Ou sont les verts de l’été?

Well, that’s the end of an era.

Kodak have just produced their last batch of Kodachrome 35mm film and it looks as if it’ll all be gone by the end of the year.

If you have some and you want it processing then the only film lab capable of doing it – in Kansas US – will be offering the service until the end of next year – 2010.

I started photography as a hobby in about 1964 and got to the stage where I was developing and enlarging my own colour shots.

Now, of course, it’s mostly digital and although it’s convenient and quick, I don’t think anything can beat the thrill of seeing an image emerge in the developing tray.

The YouTube video below was inevitable as soon as I decided to post this:

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7 Responses

  1. I’m quite sad about that actually. Think i was born in the wrong photographic era. I’ve always taken photos, but got my first SLR in my 20s in the late 90s with the view to eventually developing my own photos. But then digital came along and put pay to that. The romantic in me always imagined it would seem magical watching the picture appear in the darkroom. There was even something special about waiting for the photos to come back from Jessops – now it’s instant gratification.

    Plus i’m left with loads of film SLR equipment that’s redundant! However, have just bought a Pentax digital SLR which i can at least use with my old lenses.

  2. I’m convinced that even with Adobe Photoshop and the smarts to use it properly, there’s a level of skill and area of expertise that we’re going to lose if digital takes over completely.

    Many of the great shots of the past wouldn’t have been half as effective without the people who developed and processed the finished shots.

    Developing at home was never a precise art and I can remember on many occasions taking the same shot and producing many prints of it – all with subtle variations and then just keeping the one print as it had a certain ‘something’.

    Would I do all that now?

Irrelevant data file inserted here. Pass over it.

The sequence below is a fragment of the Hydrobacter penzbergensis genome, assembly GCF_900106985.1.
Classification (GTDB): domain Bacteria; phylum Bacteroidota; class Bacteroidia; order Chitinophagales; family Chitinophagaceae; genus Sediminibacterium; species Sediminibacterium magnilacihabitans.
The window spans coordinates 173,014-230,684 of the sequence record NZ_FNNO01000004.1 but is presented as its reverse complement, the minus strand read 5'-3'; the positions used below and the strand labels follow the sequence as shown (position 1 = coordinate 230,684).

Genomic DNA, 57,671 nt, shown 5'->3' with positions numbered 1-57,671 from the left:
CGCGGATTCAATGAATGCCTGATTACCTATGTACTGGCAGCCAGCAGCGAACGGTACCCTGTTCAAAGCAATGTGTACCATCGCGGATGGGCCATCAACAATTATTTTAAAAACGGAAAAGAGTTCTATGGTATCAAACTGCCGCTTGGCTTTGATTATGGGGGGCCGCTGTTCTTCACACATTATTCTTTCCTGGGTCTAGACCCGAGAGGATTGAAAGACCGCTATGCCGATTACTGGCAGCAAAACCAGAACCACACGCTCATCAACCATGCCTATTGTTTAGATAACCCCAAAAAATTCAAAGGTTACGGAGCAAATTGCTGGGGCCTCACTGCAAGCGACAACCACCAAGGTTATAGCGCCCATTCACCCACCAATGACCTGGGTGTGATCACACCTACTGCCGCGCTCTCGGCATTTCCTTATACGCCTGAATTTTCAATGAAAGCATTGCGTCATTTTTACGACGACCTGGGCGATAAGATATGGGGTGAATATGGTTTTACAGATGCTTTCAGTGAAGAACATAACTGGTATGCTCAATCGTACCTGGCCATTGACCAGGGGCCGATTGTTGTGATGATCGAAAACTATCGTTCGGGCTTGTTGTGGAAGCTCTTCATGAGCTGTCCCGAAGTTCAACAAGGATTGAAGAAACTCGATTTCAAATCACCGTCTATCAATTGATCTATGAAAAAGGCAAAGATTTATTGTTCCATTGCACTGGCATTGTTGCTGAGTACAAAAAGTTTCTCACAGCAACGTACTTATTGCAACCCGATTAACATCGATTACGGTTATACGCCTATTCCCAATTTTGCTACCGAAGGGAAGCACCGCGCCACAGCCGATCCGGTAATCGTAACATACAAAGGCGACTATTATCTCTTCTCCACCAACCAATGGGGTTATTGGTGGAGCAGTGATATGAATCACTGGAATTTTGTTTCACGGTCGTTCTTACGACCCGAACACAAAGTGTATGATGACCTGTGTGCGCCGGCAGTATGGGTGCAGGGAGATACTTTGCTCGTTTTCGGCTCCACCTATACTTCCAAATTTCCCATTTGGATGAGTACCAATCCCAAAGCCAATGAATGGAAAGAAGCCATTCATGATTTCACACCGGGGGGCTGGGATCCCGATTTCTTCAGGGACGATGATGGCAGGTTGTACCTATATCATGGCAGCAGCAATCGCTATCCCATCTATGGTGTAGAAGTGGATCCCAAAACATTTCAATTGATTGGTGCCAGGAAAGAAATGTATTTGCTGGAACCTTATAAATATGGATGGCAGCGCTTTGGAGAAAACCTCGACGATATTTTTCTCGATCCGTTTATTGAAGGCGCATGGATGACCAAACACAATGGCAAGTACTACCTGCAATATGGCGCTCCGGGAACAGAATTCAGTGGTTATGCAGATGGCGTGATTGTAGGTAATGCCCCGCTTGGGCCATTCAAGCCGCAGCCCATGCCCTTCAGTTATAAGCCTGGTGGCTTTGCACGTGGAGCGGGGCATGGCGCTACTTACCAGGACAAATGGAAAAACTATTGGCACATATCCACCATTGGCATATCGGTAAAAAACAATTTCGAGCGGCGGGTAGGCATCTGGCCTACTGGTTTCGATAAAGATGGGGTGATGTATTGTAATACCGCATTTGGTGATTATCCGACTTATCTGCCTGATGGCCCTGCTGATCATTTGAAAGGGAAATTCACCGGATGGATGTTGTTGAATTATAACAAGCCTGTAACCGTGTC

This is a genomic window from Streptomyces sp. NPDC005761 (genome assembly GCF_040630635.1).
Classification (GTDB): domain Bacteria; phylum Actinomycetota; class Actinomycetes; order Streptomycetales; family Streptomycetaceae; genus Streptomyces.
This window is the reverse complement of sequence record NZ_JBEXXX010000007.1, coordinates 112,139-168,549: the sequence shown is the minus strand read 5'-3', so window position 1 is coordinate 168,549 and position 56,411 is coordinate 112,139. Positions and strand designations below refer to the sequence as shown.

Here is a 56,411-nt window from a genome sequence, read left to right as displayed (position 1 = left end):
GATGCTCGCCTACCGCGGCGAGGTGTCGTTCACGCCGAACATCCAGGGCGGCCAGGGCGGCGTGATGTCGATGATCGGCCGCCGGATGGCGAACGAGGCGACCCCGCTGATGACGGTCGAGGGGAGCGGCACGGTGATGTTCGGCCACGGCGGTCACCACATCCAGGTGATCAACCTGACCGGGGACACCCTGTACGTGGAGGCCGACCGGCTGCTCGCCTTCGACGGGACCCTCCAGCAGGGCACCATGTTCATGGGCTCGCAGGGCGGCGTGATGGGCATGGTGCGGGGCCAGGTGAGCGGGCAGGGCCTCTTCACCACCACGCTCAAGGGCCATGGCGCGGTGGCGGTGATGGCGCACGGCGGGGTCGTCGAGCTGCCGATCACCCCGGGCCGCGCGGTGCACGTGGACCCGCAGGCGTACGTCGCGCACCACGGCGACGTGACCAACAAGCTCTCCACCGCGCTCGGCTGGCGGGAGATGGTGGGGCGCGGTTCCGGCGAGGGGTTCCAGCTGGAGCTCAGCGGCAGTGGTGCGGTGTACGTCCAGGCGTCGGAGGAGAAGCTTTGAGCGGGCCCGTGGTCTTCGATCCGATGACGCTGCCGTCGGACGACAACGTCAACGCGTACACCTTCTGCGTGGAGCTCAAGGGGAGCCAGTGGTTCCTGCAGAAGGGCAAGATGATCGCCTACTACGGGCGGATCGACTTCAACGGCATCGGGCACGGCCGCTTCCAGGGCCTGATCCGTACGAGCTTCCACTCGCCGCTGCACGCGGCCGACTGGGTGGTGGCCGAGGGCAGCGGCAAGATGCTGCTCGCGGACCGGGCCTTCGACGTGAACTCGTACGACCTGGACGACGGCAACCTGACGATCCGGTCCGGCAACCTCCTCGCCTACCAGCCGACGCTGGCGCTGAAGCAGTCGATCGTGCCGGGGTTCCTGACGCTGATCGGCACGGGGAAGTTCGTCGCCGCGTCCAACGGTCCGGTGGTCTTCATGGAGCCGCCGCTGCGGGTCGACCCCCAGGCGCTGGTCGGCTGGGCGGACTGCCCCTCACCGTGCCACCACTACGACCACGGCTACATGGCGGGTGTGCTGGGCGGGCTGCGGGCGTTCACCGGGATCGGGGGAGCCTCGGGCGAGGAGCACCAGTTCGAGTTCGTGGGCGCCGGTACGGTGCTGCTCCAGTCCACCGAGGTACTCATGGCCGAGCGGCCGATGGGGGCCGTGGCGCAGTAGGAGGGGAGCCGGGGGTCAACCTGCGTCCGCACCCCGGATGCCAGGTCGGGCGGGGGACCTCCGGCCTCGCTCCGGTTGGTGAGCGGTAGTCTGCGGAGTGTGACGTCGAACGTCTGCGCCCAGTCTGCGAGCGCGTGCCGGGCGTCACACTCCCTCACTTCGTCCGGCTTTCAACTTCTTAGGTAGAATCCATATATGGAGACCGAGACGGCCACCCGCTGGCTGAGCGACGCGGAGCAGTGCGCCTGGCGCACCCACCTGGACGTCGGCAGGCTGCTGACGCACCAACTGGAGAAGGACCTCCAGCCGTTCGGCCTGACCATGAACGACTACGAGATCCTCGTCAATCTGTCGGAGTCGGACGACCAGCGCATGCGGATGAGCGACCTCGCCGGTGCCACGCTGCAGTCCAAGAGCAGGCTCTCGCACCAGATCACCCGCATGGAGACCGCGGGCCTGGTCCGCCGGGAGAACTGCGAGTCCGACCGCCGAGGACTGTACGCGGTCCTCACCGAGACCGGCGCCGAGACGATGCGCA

Nah…my trusty Lumix TZ5 is a damn good camera 😉

  3. Many of the great press photographers were very often good darkroom technicians themselves, of course. Working in war zones and the like you had to cover all the bases yourself.

  4. Ha, your lumix one was the model i was going to get if i had gone for a compact. Instead i went for the cheapest slr i could find that was compatible with my lenses – a pentax mz-m. Tis a bit bulky though – yours far easier to carry.

  5. I had an SLR before the Lumix. It was great, but bulky as you say.
    The Lumix is great – I even took some shots of the stars whilst we were in Normandy last New Year.
    Zero ambient light where we were.
    Had a great evening drinking Calvados, dashing out in temperatures of about – 10C, setting the camera for a really long exposure, then dashing in again. All the while just dressed in shorts and a t-shirt due to a massive wood fire inside.
    I obviously got some streaking from the Earth’s motion, but all in all, pretty impressive. Plus the cold air sobered you up ready for more booze…
    Mrs Shark thought I was mad.

  6. I was reading an outpouring of grief that was bordering on mass hysteria on the Kodak website and blog about this piece of news. It was like Lady Di had died all over!

    http://homepage.1000words.kodak.com/default.asp?item=2388083

    Seriously, people fear change, they’ll mostly get over it.

  7. Thanks for that fod – that page has cheered me up no end on a crap day – slight loss of perspective there from the contributers. My favourite comment so far on the loss of Kodachrome is:

    “I feel like I just lost someone close to me, who has given me comfort, bathed in warmth and beauty, ever since I was a child. I just pray that the tyrrany of the marketplace doesn’t destroy film while I am still around to use it.”

    I’m hoping the references to this being the 9/11 for the photographic world were made with tongue firmly in cheek!

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